The Voice Recap: Which of the Top 13 Sounded Unlucky During Fan Week?

Say what you will about Season 16 of The Voice — and we have! — it’s wound up with a pretty good Top 13. So good, in fact, that when I went to take TVLine’s poll following last week’s bloodbath, I couldn’t pick an eliminated contestant that I would’ve been super mega eager to save. Maybe Team Kelly Clarkson’s Rebecca Howell, but even then, I’d have sooner saved Mikaela Astel, whom Kelly dumped during the Battles in favor of The Bundys.

I was relieved that Team Blake Shelton’s Carter Lloyd Horne squeaked through after choosing an Elvis cover that I didn’t think showed off what was special about his voice; I was glad that if Kelly wasn’t going to save Rebecca, she at least saved Jej Vinson instead of Abby Kasch; I was psyched that John Legend gave another chance to Celia Babini. Heck, even Adam Levine showed some taste, using his Save on Mari. (That said, I have to think that the producers told The Comeback Stage competitors to please, please, please pick as their coach Adam, whose team was all but wiped out. Otherwise, why would LB Crew — or anyone! — board that sinking ship?) But, did the cream of the crop live up to their potential as they tackled fan-picked songs Monday? Read on, and we’ll discuss…

Gyth Rigdon (Team Blake), “Nobody But Me” — Grade: B- | “I didn’t make it tonight, we made it tonight,” said Gyth by way of thanking his fans, who chose him a song by his coach to perform. In rehearsal, Blake said that Gyth sounded better on the number than he did, which was beyond exaggeration, just plain silly. What Gyth actually sounded was pretty good, especially in his bigger, raspier moments. But otherwise, his voice sounded a little thin, especially compared to his coach’s.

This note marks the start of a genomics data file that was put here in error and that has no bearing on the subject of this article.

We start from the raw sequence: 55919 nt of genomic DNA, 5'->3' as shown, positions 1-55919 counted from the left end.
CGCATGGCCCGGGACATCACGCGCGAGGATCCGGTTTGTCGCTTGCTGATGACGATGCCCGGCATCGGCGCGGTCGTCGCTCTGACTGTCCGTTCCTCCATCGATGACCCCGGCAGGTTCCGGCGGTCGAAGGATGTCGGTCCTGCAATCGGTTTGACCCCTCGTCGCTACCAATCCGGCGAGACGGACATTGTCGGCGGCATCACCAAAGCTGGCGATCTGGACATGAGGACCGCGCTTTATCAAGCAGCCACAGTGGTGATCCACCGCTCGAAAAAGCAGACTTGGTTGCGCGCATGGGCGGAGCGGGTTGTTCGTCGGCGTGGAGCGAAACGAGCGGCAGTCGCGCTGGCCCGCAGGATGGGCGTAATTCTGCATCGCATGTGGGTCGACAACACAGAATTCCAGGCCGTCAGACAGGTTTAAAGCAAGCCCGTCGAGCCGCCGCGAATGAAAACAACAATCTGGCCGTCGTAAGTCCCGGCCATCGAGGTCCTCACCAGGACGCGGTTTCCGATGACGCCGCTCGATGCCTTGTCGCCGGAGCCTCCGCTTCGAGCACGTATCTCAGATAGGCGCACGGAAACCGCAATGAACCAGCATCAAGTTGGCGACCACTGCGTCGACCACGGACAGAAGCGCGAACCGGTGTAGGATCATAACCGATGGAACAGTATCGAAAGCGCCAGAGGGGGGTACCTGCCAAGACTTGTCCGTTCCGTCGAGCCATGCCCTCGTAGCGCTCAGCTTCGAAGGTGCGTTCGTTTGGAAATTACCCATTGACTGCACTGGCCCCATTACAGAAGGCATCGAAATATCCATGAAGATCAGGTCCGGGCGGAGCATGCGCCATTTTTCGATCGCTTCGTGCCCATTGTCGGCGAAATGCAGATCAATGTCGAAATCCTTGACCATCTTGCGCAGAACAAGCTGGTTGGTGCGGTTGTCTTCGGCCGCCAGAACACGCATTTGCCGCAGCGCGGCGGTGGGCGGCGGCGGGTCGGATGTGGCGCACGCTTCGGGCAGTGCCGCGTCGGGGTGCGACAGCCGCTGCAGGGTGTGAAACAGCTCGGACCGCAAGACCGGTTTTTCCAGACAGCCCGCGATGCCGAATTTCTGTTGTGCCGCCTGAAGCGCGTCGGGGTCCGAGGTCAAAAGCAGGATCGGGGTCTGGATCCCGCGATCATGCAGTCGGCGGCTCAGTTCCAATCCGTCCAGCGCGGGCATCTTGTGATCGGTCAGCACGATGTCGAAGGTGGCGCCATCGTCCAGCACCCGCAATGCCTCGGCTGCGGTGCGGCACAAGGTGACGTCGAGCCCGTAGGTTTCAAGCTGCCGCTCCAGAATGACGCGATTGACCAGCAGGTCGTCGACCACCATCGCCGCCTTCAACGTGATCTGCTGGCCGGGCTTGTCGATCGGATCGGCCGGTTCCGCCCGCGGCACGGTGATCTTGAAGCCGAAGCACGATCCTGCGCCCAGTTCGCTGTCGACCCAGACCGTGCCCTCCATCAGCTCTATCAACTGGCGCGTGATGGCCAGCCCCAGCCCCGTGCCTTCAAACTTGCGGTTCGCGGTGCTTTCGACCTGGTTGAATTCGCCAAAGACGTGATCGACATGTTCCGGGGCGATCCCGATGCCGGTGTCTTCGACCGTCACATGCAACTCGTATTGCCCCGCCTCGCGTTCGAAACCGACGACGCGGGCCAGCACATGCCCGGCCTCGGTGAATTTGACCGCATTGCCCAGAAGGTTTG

Kim Cherry (Team Blake), “Whatta Man” — Grade: B | As much as I love the idea of a nerdy, anything-goes rapper with a voice as big as a stadium, Kim generally kinda misses the mark for me. I always think she’s fun but not great, likable but not amazing. Here, though, it clicked for me. Maybe it was because the Salt-N-Pepa smash that her fans chose her was more rapped than sung. But I even liked the way she growled the sung parts. So I’d be extremely curious to hear her take Kelly’s suggestion and just sing sometime, should she advance.

Jej Vinson (Team Kelly), “Close” — Grade: C | “I’m very shy as a person,” Jej said in his pre-performance interview. So it was hard for him to even say that he had fans. Before he went on, I wondered whether, since he strikes me as more popera than pop, the Nick Jonas number that his admirers chose him was a mistake. Aaand… it was. Though he was determined to unleash “the beast in me,” he didn’t seem to really connect emotionally with the song, and when he went for what were supposed to be the massive, showoffy notes, it sounded less passionate than just not pretty.